Cold weather can affect the health of seniors. Making sure that seniors knows the dangers which cold weather can bring is important. Listed below are some dangers that seniors face in the winter; how to prevent these dangers and how to treat them as well. It is written to carers because some of the signs seniors may not realize themselves, but it is still full of good advice if you are a senior on your own.
- Hypothermia: Hypothermia is sneaky. People may not even realize that it’s happening until their core body temperature drops too low. Because a senior’s body doesn’t adjust to changes in the temperature quickly either, some seniors may not even realize that their bodies are getting colder quickly enough or at all. So, the signs to look for first in a senior who you suspect has hypothermia is if the person feels of cold or is shivering. The person affected may also become withdrawn socially.
The next phase is confusion, slurring of speech and sleepiness. In the most severe stage, hypothermia can cause the heart to gradually slow down to a dangerous level also. In addition, to prevent hypothermia, seniors wearing multi-layered clothing as well as gloves, warm boots and a hat is important. If hypothermia does occur though, remove any wet clothing from the victim and wrap the person in a warm blanket. Don’t have the person take a hot shower or bath either because this can cause shock. To increase body temperature, give the person warm beverages to drink and keep him or her wrapped up in the blanket until sufficiently warm.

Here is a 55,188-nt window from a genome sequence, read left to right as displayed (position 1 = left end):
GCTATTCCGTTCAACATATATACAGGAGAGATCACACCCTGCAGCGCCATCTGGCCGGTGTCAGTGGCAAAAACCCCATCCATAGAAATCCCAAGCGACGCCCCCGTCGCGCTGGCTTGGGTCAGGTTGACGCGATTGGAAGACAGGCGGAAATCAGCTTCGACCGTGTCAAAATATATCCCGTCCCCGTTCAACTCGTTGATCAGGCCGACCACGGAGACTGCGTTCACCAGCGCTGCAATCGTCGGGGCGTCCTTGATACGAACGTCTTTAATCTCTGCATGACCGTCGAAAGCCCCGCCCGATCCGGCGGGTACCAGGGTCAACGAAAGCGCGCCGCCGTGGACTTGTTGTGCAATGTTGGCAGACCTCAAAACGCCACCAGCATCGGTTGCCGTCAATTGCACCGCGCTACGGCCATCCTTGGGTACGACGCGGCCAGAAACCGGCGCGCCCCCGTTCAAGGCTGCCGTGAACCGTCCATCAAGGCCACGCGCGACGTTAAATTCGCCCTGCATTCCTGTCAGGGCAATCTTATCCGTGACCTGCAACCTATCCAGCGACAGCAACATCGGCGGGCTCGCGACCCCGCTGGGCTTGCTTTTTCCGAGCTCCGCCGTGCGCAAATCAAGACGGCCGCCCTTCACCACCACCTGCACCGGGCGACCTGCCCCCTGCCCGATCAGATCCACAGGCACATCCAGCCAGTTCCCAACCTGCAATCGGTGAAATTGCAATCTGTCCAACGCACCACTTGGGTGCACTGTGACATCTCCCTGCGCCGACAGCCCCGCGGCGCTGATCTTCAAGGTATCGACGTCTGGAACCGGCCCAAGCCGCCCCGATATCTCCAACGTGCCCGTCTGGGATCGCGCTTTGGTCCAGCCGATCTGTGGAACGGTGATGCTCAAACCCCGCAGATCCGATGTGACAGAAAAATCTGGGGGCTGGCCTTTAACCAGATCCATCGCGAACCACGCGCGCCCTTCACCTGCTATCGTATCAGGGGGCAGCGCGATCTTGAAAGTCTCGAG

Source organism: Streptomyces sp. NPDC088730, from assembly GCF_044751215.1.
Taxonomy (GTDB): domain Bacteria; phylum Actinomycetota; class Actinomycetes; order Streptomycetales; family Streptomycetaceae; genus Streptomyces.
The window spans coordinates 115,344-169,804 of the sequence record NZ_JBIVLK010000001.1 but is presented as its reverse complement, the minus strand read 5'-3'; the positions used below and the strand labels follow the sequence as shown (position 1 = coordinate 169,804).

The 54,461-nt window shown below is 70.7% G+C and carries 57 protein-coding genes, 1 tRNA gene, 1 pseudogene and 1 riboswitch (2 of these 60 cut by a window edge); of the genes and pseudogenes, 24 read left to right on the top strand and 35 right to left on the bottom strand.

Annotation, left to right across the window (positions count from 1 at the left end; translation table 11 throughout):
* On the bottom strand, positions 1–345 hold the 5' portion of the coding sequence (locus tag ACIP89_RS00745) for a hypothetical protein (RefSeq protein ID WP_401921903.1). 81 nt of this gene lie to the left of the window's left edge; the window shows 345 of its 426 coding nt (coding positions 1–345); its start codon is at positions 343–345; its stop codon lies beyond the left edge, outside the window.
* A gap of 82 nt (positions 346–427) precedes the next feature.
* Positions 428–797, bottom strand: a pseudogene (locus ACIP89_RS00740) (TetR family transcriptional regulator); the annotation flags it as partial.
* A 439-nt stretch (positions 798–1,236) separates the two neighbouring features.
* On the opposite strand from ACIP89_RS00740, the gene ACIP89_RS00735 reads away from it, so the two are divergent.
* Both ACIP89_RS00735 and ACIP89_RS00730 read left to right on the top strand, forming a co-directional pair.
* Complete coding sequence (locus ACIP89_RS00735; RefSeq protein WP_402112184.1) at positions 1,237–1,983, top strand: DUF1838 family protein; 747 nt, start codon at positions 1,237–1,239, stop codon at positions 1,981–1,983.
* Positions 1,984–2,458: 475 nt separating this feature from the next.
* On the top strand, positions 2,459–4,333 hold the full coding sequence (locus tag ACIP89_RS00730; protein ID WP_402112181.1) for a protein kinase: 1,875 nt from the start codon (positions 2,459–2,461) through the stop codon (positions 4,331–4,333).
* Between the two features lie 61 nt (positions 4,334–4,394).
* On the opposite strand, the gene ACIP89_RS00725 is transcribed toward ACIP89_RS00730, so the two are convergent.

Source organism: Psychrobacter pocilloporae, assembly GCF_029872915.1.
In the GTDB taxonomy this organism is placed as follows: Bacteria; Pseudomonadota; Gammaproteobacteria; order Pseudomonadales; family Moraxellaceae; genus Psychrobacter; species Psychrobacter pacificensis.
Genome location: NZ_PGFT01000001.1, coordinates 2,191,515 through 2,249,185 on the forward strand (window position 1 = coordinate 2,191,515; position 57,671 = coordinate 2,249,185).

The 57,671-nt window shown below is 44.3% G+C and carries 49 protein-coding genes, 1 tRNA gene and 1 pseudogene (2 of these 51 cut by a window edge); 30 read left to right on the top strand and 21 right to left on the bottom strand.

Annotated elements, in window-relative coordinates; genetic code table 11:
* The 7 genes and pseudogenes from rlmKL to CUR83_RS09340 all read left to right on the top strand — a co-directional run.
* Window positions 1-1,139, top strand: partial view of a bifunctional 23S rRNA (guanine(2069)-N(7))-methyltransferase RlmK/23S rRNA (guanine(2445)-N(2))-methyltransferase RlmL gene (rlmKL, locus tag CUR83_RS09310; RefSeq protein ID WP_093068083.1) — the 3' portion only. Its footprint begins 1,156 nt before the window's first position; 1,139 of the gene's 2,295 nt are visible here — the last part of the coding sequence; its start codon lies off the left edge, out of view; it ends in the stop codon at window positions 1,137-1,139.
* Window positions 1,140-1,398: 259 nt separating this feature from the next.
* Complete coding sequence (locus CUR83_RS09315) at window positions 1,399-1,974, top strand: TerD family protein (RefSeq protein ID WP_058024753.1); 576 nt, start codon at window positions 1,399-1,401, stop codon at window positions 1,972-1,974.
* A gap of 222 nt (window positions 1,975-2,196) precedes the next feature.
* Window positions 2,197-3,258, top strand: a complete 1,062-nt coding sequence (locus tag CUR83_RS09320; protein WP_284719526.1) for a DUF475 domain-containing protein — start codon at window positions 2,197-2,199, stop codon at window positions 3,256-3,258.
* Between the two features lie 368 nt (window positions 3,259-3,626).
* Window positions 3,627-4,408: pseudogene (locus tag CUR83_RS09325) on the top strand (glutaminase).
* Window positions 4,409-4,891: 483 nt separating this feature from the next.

- Frostbite: Frostbite risk is increased in people who have reduced blood circulation or if the person is improperly dressed. Frostbite can affect the nose, ears, cheeks, chin, toes and fingers. It can cause these areas to lose color and feeling in the affected areas as well as permanently damaging the body’s tissue. What to look for with frostbite is if the person’s extremities are stinging, tingling, aching; reduced blood flow to feet and hands evident by bluish or waxy pale skin. To avoid getting frostbite, wearing warm clothes in layers and keeping dry is important. If frostbite does occur, don’t rub or massage the area which is frostbitten; this can cause further damage. Get the victim to a warm room as soon as possible and immerse the affected parts in warm water or use body heat. Do not use other heating sources such as a heat lamp, heating pad, radiator heat or heat from a stove. This is because the frostbite areas are numb and can be burnt without the person feeling it.
- Heart attacks: With the cold weather, heart attacks are more common. The cold increases the blood pressure, and this increases the strain on the heart. Also, the heart has to work harder to keep a person’s body warm when the temperature drops. The signs of a heart attack are shortness of breath, sudden fatigue or dizziness; sometimes chest pain, nausea, sweating, vomiting, a blue tinge to the skin and an irregular heartbeat. To help prevent heart attacks, seniors should not overdo it like shoveling sidewalks and driveways. Bundling up in clothing which suits the weather also is needed. If any of the symptoms do show up in a senior you love, don’t let them be ignored; call 911 immediately.
Following the tips above can help to keep a senior as safe and healthy as possible during cold weather.